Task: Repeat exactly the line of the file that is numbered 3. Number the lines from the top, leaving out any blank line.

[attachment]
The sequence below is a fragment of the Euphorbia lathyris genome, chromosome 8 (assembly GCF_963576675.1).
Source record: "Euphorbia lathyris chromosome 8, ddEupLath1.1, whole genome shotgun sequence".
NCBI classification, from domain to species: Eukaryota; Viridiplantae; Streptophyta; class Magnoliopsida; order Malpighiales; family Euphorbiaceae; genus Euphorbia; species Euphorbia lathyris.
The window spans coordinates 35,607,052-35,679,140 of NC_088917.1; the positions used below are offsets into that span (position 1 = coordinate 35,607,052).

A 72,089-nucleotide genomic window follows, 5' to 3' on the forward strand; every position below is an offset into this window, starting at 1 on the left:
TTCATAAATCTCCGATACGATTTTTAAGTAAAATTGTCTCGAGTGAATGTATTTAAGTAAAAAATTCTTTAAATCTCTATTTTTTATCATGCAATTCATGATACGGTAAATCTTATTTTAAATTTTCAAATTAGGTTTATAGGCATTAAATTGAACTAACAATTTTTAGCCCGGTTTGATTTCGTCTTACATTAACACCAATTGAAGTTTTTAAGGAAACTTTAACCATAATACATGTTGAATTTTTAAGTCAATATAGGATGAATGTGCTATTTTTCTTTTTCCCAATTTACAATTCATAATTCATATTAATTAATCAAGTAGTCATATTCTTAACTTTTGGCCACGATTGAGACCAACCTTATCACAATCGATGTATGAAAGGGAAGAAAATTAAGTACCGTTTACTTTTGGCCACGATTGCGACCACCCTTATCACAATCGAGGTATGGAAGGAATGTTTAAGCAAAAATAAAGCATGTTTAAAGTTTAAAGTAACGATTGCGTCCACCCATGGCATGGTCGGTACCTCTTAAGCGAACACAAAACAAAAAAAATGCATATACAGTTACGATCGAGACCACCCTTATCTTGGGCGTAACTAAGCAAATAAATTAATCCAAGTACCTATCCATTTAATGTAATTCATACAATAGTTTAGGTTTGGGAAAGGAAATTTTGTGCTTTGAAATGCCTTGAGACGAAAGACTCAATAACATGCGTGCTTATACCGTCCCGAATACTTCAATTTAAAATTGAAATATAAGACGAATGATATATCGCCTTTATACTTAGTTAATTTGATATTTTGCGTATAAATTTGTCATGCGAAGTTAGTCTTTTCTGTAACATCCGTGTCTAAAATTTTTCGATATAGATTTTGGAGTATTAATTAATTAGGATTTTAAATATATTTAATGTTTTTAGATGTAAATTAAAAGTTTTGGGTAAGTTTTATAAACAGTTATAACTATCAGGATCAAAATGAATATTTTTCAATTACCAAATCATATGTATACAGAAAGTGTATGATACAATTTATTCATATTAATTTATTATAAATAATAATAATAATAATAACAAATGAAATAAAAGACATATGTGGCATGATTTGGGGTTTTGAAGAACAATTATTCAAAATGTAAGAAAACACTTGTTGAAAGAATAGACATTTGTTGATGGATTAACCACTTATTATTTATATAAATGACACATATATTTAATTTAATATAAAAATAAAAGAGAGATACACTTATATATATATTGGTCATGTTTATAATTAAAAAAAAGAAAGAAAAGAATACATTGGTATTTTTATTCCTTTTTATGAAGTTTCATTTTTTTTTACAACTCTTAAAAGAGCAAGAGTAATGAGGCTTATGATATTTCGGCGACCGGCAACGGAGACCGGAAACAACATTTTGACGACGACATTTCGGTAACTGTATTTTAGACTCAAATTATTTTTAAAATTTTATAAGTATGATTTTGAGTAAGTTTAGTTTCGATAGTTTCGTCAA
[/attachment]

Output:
NCBI classification, from domain to species: Eukaryota; Viridiplantae; Streptophyta; class Magnoliopsida; order Malpighiales; family Euphorbiaceae; genus Euphorbia; species Euphorbia lathyris.